It's been a hectic couple of weeks. Training continues at a steady pace and I'll be updating the training page later this week. I'm keen not to overdo the build up as I know how it easy it is to burn out or pick up an injury which would throw my plan in disarray. As you've probably guessed, the cost of specialist equipment is one of the largest financial factors of any polar expedition. Take something as simple as a pulka (think: big sledge. Larger than the one you had as a child, but infinitely more fun) - the cost for a kevlar model can be anywhere in the region of £1,000 and upwards. That's a lot of money for what is effectively a very large toboggan!
Ski boots are another major cost. The average price seems to be about £300 per pair. Add in skis, cold weather gear, tents, bindings and all the other equipment we'll need and you can see how the price spirals upwards.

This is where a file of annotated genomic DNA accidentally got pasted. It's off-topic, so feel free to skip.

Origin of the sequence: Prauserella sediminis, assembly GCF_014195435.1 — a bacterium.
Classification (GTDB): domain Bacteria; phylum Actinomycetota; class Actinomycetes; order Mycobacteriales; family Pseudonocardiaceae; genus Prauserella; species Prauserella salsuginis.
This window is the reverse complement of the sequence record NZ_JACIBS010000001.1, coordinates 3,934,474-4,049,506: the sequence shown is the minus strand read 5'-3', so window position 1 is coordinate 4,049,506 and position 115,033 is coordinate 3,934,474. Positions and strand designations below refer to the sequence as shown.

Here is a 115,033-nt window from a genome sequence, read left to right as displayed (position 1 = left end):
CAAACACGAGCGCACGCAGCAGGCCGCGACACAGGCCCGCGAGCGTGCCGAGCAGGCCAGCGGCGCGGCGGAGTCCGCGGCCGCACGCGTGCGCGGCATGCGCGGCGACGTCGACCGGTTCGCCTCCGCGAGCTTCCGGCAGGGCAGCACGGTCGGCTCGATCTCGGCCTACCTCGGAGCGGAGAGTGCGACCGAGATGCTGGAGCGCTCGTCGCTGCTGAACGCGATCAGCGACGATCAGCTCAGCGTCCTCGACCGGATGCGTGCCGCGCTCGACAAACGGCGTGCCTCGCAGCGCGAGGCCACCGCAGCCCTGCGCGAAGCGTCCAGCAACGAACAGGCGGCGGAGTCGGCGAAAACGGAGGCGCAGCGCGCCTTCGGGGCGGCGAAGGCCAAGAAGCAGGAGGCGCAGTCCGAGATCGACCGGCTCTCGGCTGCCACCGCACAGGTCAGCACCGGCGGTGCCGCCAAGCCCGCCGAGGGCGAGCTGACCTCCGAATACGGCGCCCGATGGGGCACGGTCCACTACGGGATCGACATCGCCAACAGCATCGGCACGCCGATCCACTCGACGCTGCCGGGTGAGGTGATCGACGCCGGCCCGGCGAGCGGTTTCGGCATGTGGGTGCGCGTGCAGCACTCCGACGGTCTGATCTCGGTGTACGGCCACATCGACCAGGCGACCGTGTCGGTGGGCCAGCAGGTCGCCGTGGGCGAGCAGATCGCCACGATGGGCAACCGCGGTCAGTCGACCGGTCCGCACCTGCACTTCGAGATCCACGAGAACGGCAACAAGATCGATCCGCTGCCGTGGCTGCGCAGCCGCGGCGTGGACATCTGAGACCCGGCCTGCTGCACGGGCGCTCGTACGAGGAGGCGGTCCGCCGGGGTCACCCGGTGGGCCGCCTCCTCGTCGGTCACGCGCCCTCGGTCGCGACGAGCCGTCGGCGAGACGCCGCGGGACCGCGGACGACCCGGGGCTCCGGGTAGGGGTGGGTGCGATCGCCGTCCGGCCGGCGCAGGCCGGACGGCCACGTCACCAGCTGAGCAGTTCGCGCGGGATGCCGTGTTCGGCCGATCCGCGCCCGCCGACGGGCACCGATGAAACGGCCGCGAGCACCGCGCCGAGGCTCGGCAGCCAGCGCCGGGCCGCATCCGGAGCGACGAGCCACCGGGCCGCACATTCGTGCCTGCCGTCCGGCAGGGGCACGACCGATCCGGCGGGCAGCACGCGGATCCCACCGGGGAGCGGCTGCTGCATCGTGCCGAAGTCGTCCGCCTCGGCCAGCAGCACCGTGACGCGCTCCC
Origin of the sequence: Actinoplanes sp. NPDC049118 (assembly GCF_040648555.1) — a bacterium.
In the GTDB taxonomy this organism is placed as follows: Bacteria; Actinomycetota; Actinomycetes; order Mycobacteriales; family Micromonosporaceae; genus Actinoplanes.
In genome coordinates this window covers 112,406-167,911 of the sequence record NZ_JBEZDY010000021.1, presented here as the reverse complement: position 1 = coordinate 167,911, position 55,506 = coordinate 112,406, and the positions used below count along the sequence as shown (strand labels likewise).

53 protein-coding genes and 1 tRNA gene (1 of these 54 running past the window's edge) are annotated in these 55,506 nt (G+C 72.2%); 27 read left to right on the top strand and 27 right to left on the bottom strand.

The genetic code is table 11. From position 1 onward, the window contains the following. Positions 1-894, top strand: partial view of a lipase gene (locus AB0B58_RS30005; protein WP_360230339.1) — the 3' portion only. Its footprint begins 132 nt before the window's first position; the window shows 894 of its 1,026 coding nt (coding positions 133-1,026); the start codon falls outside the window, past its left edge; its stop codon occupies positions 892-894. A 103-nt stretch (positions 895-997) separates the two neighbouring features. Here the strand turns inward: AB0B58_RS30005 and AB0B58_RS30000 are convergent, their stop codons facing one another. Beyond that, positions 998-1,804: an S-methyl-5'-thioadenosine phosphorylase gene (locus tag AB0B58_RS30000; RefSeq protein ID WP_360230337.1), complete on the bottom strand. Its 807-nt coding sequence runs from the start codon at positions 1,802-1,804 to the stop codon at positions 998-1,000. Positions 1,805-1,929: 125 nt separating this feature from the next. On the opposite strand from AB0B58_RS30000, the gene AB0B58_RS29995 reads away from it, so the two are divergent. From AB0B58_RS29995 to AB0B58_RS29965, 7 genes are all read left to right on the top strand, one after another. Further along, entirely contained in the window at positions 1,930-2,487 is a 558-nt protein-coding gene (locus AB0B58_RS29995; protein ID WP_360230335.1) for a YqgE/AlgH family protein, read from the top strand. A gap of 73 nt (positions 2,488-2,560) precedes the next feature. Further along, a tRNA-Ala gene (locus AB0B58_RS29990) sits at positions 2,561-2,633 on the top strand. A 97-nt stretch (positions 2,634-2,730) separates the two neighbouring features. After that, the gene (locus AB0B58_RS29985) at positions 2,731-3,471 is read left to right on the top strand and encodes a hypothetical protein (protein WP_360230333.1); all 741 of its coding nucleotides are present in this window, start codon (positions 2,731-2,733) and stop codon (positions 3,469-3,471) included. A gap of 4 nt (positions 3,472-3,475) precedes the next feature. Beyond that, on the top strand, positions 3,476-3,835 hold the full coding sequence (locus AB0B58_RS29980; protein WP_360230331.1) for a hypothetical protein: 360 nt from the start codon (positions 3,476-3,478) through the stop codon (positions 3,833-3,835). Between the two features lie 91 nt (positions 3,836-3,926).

So what happens when a gift horse meanders into your living room (or, to be precise, your email inbox)? You grab it with both hands and hold on for dear life.
And that's exactly what I did.
I'm not going to reveal the donors name just yet. What I can say is that the organisation behind the offer have been incredibly kind and I really can't find the words to express my gratitude for this offer.
From a simple call to discuss basic requirements such as visas, routes in, etc, came an offer of equipment. An awful lot of kit. Needless to say the offer was accepted.
Bottom line, we now have the a large chunk of the equipment we need:
Pulka x 2 Skis, poles, boots and bindings Cold weather gear Survival kit Emergency shelter Pots and pans (an obvious requirement, and easily overlooked) Fuel bottles and a lot of other miscellaneous items.
We're off to a good start. Now we have to find the rest of the kit on the list.